Paradise Lost: Draconian Times Album Of The Week Club review

Draconian Times was Paradise Lost’s own Black album: a slab of contemporary metal that met the mainstream on its own terms

Paradise Lost: Draconian Times
(Image: © Nuclear Blast)

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Paradise Lost: Draconian Times

Paradise Lost: Draconian Times

(Image credit: Nuclear Blast)

Hallowed Land
The Last Time
Forever Failure
Once Solemn
Elusive Cure
Yearn for Change
Shades of God
Hands of Reason
I See Your Face

On Draconian Times Paradise Lost streamlined their sound without losing their identity, just as Metallica had done half a decade earlier. 

Enchantment and The Last Time stripped away the murk to reveal a sparkling melodic heart, Elusive Care gave full flight to the old school goth leanings that had always been lurking in the shadows, while Once Solemn veered towards punk territory in its rampant forward motion. 

For a moment, it looked like Draconian Times was going to elevate Paradise Lost in metal’s superstar bracket. Ultimately it didn’t, but more than two decades on it remains one of the 90s' most influential albums.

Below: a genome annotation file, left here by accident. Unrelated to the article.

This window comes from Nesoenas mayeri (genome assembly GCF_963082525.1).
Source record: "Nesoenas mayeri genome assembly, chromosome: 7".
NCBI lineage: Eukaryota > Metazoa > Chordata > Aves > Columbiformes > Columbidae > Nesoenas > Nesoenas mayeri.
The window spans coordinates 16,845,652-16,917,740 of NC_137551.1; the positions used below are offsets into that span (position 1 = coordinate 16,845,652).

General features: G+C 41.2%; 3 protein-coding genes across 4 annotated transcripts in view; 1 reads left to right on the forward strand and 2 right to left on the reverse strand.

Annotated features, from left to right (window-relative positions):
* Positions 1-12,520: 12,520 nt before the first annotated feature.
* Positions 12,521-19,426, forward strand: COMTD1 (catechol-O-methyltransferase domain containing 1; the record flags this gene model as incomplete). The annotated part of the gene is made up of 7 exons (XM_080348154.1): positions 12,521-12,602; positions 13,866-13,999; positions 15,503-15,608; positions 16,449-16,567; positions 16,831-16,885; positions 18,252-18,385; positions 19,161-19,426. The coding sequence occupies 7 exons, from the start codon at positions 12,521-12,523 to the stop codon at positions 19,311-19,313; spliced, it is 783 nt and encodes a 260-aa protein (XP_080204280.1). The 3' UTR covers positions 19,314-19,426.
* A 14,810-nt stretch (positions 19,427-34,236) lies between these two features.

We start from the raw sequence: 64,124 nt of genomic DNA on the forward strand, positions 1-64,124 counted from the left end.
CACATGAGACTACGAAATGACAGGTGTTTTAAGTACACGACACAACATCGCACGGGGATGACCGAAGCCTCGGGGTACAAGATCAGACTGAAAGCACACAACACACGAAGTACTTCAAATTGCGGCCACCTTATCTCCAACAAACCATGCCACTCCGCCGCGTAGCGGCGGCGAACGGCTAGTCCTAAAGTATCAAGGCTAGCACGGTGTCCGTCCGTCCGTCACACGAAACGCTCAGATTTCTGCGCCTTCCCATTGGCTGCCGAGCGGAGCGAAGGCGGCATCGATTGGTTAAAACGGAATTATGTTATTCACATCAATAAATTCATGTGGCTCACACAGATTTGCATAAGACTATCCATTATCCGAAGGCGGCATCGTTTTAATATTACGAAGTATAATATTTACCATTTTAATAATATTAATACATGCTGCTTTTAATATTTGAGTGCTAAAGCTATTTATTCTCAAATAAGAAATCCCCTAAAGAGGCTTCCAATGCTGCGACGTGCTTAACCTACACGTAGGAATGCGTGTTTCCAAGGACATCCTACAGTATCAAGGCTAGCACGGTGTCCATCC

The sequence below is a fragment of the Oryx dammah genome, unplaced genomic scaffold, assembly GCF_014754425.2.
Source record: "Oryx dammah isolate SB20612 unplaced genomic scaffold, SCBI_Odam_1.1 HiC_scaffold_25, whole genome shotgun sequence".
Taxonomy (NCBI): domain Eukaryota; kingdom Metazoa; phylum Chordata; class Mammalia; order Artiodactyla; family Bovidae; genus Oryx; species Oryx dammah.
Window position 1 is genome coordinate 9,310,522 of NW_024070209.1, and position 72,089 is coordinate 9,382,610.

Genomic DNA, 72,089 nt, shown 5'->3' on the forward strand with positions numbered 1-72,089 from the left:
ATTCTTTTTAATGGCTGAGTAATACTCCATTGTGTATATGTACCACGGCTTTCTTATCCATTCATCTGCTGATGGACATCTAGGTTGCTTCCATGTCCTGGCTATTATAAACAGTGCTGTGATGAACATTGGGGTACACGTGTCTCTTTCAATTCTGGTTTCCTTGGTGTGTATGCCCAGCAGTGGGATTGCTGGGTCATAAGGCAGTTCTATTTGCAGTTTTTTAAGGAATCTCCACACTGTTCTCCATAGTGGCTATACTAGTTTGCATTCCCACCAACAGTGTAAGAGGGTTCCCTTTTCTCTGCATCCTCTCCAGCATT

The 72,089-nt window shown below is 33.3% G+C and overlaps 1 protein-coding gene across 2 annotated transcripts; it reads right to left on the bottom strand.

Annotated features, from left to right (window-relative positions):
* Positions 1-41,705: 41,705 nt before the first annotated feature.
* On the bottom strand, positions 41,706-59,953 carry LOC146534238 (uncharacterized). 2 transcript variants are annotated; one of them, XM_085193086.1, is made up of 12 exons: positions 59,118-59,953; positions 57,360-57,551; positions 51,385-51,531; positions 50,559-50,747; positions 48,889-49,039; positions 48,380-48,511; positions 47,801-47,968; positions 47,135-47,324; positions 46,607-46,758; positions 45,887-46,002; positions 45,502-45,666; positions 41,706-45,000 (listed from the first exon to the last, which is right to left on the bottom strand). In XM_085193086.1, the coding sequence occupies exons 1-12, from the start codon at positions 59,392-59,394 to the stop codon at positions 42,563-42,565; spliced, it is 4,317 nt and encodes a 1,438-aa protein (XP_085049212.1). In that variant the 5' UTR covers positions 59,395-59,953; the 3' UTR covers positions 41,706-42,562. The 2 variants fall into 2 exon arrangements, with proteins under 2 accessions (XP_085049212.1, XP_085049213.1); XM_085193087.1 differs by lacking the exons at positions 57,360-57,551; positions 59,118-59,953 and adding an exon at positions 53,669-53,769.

“It was a case of right album, right time, right place,” says singer Nick Holmes. “Sure, it’s a very good record, but I’m still surprised that it has become so influential. I listen back now and, while I am proud of what we did, I have to say it’s not as good as so many others believe it to be."

The impact of Draconian Times even spread to America, where some thought Paradise Lost were about to break very big indeed.

“I remember Nick and I having a meeting with one of the most powerful people in the music business out there,” recalls guitarist Greg Mackintosh. “The two of us sat in his office, and just listened to him going on and on about how he was gonna make us a huge name in the States. 

"We walked out of there, looked at each other, and in our dour Yorkshire way thought, ‘Nah! That’s never gonna happen’. For once, we were absolutely right to be pessimistic."

Every week, Album of the Week Club listens to and discusses the album in question, votes on how good it is, and publishes our findings, with the aim of giving people reliable reviews and the wider rock community the chance to contribute. 

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Other albums released in June 1995

  • Further Down The Spiral - Nine Inch Nails
  • Masquerade in Blood - Sodom
  • Days Like This - Van Morrison
  • Panzerfaust - Darkthrone
  • Still Not Black Enough - W.A.S.P.
  • Let Your Dim Light Shine - Soul Asylum
  • Forbidden - Black Sabbath
  • Infernal Love - Therapy?
  • Red Medicine - Fugazi
  • About Time - Pennywise
  • Jagged Little Pill - Alanis Morissette
  • Menace to Sobriety - Ugly Kid Joe